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Euripides’s Revolution under CoverAn Essay$
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Pietro Pucci

Print publication date: 2016

Print ISBN-13: 9781501700613

Published to Cornell Scholarship Online: August 2016

DOI: 10.7591/cornell/9781501700613.001.0001

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Hecuba’s Rhetoric

Hecuba’s Rhetoric

Chapter:
6. Hecuba’s Rhetoric
Source:
Euripides’s Revolution under Cover
Author(s):

Pietro Pucci

Publisher:
Cornell University Press
DOI:10.7591/cornell/9781501700613.003.0006

This chapter examines Hecuba's musings on the deficiency of language by focusing on her debate with Polymestor. In her debate with Polymestor before Agamemnon, Hecuba defends the revenge she has already taken on Polymestor, and her defense is a masquerade, a pretense, since Agamemnon is a complicitous judge. In an earlier scene, Agamemnon had already agreed with Hecuba that she should seek revenge. This chapter discusses the rhetorical art of Euripides's characters and suggests that its measure and qualification are always dependent on some aspect or connotation of sophia: skill, expertise, shrewdness, deceptiveness, sophistication, wisdom. It argues that Euripides's sophia is often able to disregard its own polysemic connotations and intends to deliver a truly “wise” message.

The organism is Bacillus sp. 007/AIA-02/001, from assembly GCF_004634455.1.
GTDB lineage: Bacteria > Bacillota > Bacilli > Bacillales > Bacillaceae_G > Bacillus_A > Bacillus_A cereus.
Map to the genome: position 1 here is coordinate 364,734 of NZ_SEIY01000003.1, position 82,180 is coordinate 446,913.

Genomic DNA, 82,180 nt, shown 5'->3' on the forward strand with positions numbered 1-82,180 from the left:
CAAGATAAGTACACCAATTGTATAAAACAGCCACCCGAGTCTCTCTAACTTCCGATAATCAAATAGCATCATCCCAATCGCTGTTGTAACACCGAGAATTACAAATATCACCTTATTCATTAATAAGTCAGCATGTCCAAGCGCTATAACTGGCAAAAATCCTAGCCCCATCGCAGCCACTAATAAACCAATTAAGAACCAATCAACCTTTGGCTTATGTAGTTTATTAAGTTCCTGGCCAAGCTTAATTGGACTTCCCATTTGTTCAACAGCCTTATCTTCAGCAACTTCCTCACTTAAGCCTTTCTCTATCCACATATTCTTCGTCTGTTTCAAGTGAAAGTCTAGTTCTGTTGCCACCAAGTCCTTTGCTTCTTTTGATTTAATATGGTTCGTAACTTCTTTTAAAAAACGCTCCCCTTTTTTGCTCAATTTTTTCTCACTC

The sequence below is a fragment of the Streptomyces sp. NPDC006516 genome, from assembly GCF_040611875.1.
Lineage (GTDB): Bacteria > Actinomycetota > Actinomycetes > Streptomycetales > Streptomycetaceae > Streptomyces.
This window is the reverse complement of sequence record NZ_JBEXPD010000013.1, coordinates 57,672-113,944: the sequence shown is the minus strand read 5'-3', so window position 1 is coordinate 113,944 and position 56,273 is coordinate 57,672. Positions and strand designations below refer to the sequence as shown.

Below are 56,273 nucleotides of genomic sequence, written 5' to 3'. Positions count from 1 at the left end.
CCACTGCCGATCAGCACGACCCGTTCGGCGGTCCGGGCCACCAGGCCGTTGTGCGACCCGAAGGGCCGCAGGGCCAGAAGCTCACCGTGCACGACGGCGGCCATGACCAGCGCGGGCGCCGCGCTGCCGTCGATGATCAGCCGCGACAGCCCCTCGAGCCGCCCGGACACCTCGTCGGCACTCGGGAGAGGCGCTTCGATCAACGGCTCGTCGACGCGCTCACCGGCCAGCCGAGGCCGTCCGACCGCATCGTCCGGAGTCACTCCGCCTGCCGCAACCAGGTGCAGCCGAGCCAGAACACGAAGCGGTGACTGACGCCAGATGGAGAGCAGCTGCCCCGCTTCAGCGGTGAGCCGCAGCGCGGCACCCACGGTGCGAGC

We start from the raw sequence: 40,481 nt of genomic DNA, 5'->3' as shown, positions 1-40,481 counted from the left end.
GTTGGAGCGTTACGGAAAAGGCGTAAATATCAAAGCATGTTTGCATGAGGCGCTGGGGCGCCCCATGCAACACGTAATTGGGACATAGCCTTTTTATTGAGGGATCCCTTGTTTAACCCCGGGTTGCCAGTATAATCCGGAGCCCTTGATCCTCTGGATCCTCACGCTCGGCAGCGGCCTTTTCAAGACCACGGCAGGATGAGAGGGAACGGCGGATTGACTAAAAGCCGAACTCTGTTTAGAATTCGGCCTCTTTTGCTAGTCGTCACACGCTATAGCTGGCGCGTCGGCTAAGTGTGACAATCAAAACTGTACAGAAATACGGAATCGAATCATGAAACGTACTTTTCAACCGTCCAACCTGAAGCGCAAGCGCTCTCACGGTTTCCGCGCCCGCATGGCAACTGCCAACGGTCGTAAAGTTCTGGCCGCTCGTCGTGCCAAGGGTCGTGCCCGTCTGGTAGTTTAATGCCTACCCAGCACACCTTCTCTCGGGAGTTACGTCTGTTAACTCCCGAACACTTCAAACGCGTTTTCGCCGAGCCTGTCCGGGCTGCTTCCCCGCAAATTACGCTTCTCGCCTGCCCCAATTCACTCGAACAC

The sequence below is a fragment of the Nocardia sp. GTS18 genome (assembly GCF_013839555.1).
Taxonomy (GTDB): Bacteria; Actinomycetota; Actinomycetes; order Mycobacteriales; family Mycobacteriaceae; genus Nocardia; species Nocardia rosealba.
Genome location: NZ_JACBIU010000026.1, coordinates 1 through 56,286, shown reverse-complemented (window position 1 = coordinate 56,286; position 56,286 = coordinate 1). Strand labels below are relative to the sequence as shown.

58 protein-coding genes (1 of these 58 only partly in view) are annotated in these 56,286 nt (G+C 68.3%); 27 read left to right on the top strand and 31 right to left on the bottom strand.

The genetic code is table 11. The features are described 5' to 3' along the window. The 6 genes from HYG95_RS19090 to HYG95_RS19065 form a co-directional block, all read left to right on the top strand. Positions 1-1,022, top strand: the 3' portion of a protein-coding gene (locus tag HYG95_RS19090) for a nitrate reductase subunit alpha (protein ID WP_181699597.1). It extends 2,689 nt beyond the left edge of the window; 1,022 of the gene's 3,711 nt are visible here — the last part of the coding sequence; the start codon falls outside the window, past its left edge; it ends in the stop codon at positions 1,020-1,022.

Keywords:   language, Polymestor, Agamemnon, Hecuba, revenge, rhetoric, characters, sophia, Euripides

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